Wednesday, January 18, 2017
“We are living through a time of sorrow. Our seed remains seed. Our nostrils are dusty.” ― Warren Eyster
I’m not saying that this drought is the worst one ever, but for the first time in eleven years, our well ran dry. The submersible pump that is usually covered by five to ten meters of water was just hanging there in the air. Just last week, we could pump out 5,000 liters and it would regenerate within three hours. Now, it takes three days to get enough water back into the well to pump for twenty minutes. We have two wells, one is for the community, but it is shallower and has been bone dry for months. Right at this moment, Shaban is in town talking to the government about registering our place for city water that is pumped up our hill from Lake Victoria. Our Australian Anglican missionary friends have been using city water for the last nine years or more, so we know it works. What we don’t know is if the water level of Lake Victoria has dropped enough to put the city’s pumps in the air. It does happen. If they are able to pump water, we will have to pay for the pipes and dig the trenches to connect it to the main which is on the other side of the main road, quite a ways from here. The pipes alone will cost about a million shillings ($500), and we will have to pay for the trenches to be dug and do all the labor ourselves for everything except hooking our pipe onto the main. Of course, we will have a water bill but it shouldn’t amount to much. The water will have to be filtered, of course, but it will take the strain off our well. The aquafer has dropped almost ten meters in the last year. This is bad. We are already into our water shortage routine which means no watering outside, less clothes washing, less toilet flushing, fewer showers, and more store bought bottled water to drink—and prayers for all our neighbors. I have many strange things going on with my body, but one is that it doesn’t sweat, so I don’t have the normal cooling effect that brings with it. Thus, I need two to three showers a day during the hot parts of the year, like now but no showers for me. Not asking for sympathy, just sayin’.
I just came back from Mwanza where I had a meeting with a bishop from the Tanzania Methodist Church (not us, we are the Methodist Church in Tanzania). What he wanted was for me to help with school fees for his daughter and I agreed—but I wouldn’t give him the money. He drove me to the school and I paid them so she wouldn’t be kicked out this week. Yes, I don’t trust all bishops, and yes, I am a sucker for helping children with their educations, especially if they’re girls, but what can you do? A taxi driver in Mwanza who I had also helped with school fees for his son wanted me to meet his mother. She had been asking to meet me, so last week I called him and told him I would be there Monday and would be happy to meet her. When I called him yesterday afternoon, he told me she had died on Friday at age 63 of a heart attack. We never got to meet in this life—maybe later. On our trip back, the effects of the drought were very obvious. Almost nine out of every ten people walking or with a bicycle had water containers with them. The children had small pails, the adults tubs, wash tubs, buckets, anything that would hold water. If they were walking fast or riding their bicycles, the containers were empty. Slow walks, and containers on the heads of the women meant they were full. If there were full containers on bicycles, the owner would be walking and pushing the bicycle. In one four minute stretch of road, I counted over 150 water containers of varying sizes and colors in the hands of the people on the road—from a single water bottle to five gallon containers. Some were getting thirty or forty gallons in containers on push carts, so they could sell the water to those who didn’t want to have to walk. We crossed three rivers that were completely dry, went by a dry lake, and then as we neared Bunda, saw a huge herd of wildebeest from the Serengeti that had come close to Bunda to get water.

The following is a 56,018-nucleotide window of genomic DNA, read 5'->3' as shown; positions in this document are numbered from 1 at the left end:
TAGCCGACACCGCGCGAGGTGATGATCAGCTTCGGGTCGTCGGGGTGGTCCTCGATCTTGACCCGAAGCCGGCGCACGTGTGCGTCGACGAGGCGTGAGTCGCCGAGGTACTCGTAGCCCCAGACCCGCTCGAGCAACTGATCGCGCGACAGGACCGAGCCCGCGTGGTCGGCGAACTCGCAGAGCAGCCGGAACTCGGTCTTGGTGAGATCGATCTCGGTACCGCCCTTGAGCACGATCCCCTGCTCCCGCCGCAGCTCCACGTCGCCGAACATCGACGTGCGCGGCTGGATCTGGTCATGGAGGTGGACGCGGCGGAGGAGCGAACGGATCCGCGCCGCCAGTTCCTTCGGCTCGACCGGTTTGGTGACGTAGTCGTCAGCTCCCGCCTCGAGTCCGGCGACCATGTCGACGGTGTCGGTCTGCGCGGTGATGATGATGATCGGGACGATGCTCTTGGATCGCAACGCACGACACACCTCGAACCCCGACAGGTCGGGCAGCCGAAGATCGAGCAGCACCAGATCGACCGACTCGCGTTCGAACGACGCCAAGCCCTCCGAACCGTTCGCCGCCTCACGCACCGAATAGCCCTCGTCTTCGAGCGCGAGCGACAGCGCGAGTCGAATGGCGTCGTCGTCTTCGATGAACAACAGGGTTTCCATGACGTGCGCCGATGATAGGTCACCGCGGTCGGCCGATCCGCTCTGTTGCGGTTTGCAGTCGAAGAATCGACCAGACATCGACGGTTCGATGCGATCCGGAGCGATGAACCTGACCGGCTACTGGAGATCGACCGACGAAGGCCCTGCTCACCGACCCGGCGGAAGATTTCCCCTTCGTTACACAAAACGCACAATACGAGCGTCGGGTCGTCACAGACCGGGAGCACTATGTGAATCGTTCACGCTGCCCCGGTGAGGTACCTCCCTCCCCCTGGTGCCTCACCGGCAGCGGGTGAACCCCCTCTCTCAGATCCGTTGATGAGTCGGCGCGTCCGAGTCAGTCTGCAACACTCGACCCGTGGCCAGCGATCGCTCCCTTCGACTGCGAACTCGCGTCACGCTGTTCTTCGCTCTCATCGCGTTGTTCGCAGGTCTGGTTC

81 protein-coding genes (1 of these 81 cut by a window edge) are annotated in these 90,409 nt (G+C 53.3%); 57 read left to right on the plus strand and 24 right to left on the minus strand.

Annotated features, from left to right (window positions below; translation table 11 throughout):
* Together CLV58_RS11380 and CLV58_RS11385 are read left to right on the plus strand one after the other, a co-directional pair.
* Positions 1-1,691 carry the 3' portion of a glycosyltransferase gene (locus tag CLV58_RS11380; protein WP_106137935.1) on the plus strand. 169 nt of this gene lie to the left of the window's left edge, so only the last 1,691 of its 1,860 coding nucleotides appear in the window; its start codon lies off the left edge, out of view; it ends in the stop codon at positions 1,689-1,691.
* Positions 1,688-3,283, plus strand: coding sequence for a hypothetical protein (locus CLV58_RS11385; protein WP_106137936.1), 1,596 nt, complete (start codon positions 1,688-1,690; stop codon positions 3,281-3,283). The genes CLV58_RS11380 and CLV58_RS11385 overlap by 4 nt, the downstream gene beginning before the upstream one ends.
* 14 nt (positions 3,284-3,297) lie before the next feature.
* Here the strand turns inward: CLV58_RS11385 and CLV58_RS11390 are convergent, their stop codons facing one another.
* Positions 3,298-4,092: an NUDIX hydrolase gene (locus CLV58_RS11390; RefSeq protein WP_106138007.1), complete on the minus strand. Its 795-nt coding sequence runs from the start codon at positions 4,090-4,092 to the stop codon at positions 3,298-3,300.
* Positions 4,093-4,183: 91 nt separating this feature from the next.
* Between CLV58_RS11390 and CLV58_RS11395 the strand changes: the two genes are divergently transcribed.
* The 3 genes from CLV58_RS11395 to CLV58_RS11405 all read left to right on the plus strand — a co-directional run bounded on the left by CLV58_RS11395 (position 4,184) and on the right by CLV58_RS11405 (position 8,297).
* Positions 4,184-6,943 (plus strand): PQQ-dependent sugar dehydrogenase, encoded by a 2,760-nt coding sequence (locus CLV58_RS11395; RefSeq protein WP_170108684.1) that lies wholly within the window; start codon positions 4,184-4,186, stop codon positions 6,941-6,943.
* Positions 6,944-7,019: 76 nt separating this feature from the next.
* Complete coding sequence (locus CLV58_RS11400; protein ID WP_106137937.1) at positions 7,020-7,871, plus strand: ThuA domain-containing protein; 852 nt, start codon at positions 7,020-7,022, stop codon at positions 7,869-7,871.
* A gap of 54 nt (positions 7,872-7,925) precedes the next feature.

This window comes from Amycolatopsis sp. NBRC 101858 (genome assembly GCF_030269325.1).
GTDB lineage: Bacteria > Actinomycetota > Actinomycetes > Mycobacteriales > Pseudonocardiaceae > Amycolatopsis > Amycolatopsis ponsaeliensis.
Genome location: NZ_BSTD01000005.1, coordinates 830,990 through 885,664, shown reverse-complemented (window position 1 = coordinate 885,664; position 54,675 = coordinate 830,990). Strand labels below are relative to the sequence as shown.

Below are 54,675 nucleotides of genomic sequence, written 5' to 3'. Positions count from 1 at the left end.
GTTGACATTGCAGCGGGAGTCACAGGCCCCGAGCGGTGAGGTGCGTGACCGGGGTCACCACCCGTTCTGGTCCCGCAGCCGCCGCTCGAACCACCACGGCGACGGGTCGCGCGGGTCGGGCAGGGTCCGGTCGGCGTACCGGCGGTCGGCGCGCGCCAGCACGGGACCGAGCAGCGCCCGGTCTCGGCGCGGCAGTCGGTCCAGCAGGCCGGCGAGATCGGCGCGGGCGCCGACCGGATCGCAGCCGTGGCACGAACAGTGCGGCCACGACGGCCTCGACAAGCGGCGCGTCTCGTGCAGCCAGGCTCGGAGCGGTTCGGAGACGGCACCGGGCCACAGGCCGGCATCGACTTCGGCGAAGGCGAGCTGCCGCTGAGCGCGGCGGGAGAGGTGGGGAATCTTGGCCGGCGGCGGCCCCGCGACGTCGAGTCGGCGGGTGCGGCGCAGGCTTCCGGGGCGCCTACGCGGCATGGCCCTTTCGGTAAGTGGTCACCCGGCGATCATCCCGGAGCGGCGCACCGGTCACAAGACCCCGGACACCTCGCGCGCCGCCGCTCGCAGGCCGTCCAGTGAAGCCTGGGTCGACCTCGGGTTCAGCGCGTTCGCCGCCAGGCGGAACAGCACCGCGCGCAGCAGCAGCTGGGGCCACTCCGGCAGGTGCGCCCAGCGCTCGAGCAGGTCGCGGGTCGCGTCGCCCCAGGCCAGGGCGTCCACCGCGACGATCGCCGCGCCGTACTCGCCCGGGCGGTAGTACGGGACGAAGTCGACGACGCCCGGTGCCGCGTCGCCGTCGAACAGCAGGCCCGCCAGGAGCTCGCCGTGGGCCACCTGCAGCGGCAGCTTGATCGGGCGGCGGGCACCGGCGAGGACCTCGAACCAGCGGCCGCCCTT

Most of the electric power in Tanzania comes from hydroelectric generators whose lakes don’t have enough water to turn the turbines. The president has said that without sufficient rain, we are looking at power outages of three to four days a week beginning in May. It’s quite impossible for people who have never been without to fully comprehend what we are experiencing or to understand that thousands will die of hunger or thirst over the next few months just here in Tanzania. What we do know, and what we pray that all of you will understand is that this is happening to everyone here, not just the lazy or indolent. We need a lot of prayers. These are God’s children and the first tears shed at the deaths that will occur will be His. Let’s see if we can lessen God’s pain. The very next time you pick up a glass of water, stop, and send a brief prayer His way, asking for grace, comfort, strength, and rain for those who don’t have your blessings.